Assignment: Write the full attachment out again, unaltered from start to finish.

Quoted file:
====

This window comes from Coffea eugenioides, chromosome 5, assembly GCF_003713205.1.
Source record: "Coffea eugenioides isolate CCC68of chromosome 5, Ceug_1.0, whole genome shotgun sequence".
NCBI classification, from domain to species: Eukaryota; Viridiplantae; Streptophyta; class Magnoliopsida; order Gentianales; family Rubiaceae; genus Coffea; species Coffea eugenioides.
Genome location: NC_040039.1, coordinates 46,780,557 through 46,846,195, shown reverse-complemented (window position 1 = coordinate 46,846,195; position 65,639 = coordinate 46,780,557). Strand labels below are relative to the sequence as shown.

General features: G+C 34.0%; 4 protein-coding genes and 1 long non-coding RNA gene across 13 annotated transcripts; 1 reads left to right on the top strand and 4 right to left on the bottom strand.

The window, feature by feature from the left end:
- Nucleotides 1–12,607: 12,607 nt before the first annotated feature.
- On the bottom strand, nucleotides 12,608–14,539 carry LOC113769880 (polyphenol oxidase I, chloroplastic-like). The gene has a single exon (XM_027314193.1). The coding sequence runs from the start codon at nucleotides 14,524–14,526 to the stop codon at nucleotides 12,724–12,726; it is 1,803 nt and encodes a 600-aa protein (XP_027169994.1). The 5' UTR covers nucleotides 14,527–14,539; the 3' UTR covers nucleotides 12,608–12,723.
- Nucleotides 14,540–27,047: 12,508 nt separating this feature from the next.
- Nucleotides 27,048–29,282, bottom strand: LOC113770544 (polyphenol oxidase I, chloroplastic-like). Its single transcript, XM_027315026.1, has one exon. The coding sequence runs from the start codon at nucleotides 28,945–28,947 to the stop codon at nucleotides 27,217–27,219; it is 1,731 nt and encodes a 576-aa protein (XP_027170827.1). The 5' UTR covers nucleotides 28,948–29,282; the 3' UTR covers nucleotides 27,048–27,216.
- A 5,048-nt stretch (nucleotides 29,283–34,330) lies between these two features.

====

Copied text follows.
This window comes from Coffea eugenioides, chromosome 5, assembly GCF_003713205.1.
Source record: "Coffea eugenioides isolate CCC68of chromosome 5, Ceug_1.0, whole genome shotgun sequence".
NCBI classification, from domain to species: Eukaryota; Viridiplantae; Streptophyta; class Magnoliopsida; order Gentianales; family Rubiaceae; genus Coffea; species Coffea eugenioides.
Genome location: NC_040039.1, coordinates 46,780,557 through 46,846,195, shown reverse-complemented (window position 1 = coordinate 46,846,195; position 65,639 = coordinate 46,780,557). Strand labels below are relative to the sequence as shown.

General features: G+C 34.0%; 4 protein-coding genes and 1 long non-coding RNA gene across 13 annotated transcripts; 1 reads left to right on the top strand and 4 right to left on the bottom strand.

The window, feature by feature from the left end:
- Nucleotides 1–12,607: 12,607 nt before the first annotated feature.
- On the bottom strand, nucleotides 12,608–14,539 carry LOC113769880 (polyphenol oxidase I, chloroplastic-like). The gene has a single exon (XM_027314193.1). The coding sequence runs from the start codon at nucleotides 14,524–14,526 to the stop codon at nucleotides 12,724–12,726; it is 1,803 nt and encodes a 600-aa protein (XP_027169994.1). The 5' UTR covers nucleotides 14,527–14,539; the 3' UTR covers nucleotides 12,608–12,723.
- Nucleotides 14,540–27,047: 12,508 nt separating this feature from the next.
- Nucleotides 27,048–29,282, bottom strand: LOC113770544 (polyphenol oxidase I, chloroplastic-like). Its single transcript, XM_027315026.1, has one exon. The coding sequence runs from the start codon at nucleotides 28,945–28,947 to the stop codon at nucleotides 27,217–27,219; it is 1,731 nt and encodes a 576-aa protein (XP_027170827.1). The 5' UTR covers nucleotides 28,948–29,282; the 3' UTR covers nucleotides 27,048–27,216.
- A 5,048-nt stretch (nucleotides 29,283–34,330) lies between these two features.